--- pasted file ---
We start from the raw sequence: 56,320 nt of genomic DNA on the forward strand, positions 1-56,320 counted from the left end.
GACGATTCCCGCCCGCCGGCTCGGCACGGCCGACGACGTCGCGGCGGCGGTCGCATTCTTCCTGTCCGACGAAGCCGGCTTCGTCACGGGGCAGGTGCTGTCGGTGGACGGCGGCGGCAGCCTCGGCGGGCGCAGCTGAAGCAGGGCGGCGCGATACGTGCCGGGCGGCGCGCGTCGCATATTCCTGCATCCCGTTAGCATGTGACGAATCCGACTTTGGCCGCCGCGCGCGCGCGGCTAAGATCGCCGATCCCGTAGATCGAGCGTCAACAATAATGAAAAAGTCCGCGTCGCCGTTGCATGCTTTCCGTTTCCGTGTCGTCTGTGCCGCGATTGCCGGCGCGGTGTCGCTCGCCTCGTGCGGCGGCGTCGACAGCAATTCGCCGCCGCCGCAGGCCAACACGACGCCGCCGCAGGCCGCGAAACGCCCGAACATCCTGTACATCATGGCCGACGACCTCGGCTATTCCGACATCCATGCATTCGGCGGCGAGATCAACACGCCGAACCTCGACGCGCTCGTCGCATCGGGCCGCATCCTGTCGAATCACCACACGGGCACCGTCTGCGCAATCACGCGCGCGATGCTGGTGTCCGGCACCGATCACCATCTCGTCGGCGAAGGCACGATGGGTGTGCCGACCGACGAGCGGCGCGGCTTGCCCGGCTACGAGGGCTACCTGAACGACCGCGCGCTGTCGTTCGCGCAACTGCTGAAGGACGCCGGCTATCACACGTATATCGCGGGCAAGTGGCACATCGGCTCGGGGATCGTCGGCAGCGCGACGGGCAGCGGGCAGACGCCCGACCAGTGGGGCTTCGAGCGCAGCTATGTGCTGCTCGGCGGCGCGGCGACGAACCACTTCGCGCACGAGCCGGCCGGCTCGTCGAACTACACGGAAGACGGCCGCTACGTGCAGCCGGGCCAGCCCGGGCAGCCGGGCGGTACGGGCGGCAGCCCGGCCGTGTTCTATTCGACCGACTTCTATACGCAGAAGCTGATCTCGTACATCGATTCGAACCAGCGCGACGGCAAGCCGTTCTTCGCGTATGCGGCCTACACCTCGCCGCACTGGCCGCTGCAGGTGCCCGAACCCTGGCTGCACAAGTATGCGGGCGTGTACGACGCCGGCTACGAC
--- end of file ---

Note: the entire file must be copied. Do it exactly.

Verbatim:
We start from the raw sequence: 56,320 nt of genomic DNA on the forward strand, positions 1-56,320 counted from the left end.
GACGATTCCCGCCCGCCGGCTCGGCACGGCCGACGACGTCGCGGCGGCGGTCGCATTCTTCCTGTCCGACGAAGCCGGCTTCGTCACGGGGCAGGTGCTGTCGGTGGACGGCGGCGGCAGCCTCGGCGGGCGCAGCTGAAGCAGGGCGGCGCGATACGTGCCGGGCGGCGCGCGTCGCATATTCCTGCATCCCGTTAGCATGTGACGAATCCGACTTTGGCCGCCGCGCGCGCGCGGCTAAGATCGCCGATCCCGTAGATCGAGCGTCAACAATAATGAAAAAGTCCGCGTCGCCGTTGCATGCTTTCCGTTTCCGTGTCGTCTGTGCCGCGATTGCCGGCGCGGTGTCGCTCGCCTCGTGCGGCGGCGTCGACAGCAATTCGCCGCCGCCGCAGGCCAACACGACGCCGCCGCAGGCCGCGAAACGCCCGAACATCCTGTACATCATGGCCGACGACCTCGGCTATTCCGACATCCATGCATTCGGCGGCGAGATCAACACGCCGAACCTCGACGCGCTCGTCGCATCGGGCCGCATCCTGTCGAATCACCACACGGGCACCGTCTGCGCAATCACGCGCGCGATGCTGGTGTCCGGCACCGATCACCATCTCGTCGGCGAAGGCACGATGGGTGTGCCGACCGACGAGCGGCGCGGCTTGCCCGGCTACGAGGGCTACCTGAACGACCGCGCGCTGTCGTTCGCGCAACTGCTGAAGGACGCCGGCTATCACACGTATATCGCGGGCAAGTGGCACATCGGCTCGGGGATCGTCGGCAGCGCGACGGGCAGCGGGCAGACGCCCGACCAGTGGGGCTTCGAGCGCAGCTATGTGCTGCTCGGCGGCGCGGCGACGAACCACTTCGCGCACGAGCCGGCCGGCTCGTCGAACTACACGGAAGACGGCCGCTACGTGCAGCCGGGCCAGCCCGGGCAGCCGGGCGGTACGGGCGGCAGCCCGGCCGTGTTCTATTCGACCGACTTCTATACGCAGAAGCTGATCTCGTACATCGATTCGAACCAGCGCGACGGCAAGCCGTTCTTCGCGTATGCGGCCTACACCTCGCCGCACTGGCCGCTGCAGGTGCCCGAACCCTGGCTGCACAAGTATGCGGGCGTGTACGACGCCGGCTACGAC